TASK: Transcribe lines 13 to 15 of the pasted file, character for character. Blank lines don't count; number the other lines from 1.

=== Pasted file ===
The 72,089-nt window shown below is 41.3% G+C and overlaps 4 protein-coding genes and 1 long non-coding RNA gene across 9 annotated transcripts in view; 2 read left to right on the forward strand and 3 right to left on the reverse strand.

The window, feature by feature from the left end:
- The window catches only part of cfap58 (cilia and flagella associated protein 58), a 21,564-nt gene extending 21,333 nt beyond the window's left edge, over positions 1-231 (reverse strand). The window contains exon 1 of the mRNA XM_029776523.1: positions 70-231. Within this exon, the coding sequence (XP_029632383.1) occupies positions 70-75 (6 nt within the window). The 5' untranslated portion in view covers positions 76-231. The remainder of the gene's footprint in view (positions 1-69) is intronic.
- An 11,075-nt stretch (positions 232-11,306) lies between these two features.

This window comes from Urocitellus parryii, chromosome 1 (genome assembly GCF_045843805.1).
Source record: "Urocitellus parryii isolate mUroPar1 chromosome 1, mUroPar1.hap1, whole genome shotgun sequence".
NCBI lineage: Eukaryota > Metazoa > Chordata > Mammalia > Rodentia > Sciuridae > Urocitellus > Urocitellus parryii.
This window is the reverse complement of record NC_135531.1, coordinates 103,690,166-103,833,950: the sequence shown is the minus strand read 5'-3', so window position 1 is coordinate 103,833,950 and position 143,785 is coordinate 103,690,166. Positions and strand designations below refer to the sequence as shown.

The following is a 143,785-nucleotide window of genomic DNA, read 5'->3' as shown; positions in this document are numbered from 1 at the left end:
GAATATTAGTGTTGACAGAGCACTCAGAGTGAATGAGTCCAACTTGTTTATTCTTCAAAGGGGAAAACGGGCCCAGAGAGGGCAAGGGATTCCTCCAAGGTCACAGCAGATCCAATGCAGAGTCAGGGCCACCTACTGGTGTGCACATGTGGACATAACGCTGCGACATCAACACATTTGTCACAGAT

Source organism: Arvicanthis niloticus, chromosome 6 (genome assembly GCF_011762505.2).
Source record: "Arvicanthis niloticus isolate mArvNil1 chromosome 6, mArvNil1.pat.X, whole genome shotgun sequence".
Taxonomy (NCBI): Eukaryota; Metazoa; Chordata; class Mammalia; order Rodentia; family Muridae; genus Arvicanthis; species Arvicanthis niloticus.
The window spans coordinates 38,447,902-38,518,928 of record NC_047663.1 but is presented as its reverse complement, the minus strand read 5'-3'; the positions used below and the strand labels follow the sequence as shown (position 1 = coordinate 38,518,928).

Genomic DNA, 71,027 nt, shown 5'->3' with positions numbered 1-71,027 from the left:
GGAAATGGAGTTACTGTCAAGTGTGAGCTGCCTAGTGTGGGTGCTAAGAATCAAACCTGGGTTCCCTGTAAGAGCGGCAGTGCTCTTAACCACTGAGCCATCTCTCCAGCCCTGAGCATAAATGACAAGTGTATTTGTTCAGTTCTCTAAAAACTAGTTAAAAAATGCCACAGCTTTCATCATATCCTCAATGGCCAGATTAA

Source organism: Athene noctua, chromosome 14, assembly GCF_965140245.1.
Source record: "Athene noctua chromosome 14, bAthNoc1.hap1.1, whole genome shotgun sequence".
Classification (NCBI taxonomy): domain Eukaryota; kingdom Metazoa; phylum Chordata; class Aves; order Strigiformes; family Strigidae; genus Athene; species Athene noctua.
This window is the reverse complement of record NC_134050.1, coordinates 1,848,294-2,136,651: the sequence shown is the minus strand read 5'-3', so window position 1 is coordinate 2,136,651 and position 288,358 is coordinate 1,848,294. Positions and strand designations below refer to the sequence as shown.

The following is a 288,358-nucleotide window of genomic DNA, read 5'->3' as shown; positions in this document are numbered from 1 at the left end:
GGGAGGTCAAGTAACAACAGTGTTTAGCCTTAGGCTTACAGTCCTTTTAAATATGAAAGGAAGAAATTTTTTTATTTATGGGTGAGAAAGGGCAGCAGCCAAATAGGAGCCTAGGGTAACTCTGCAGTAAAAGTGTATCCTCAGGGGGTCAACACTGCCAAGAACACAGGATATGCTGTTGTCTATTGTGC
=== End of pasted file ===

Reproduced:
Taxonomy (NCBI): Eukaryota; Metazoa; Chordata; class Mammalia; order Rodentia; family Muridae; genus Arvicanthis; species Arvicanthis niloticus.
The window spans coordinates 38,447,902-38,518,928 of record NC_047663.1 but is presented as its reverse complement, the minus strand read 5'-3'; the positions used below and the strand labels follow the sequence as shown (position 1 = coordinate 38,518,928).

Genomic DNA, 71,027 nt, shown 5'->3' with positions numbered 1-71,027 from the left: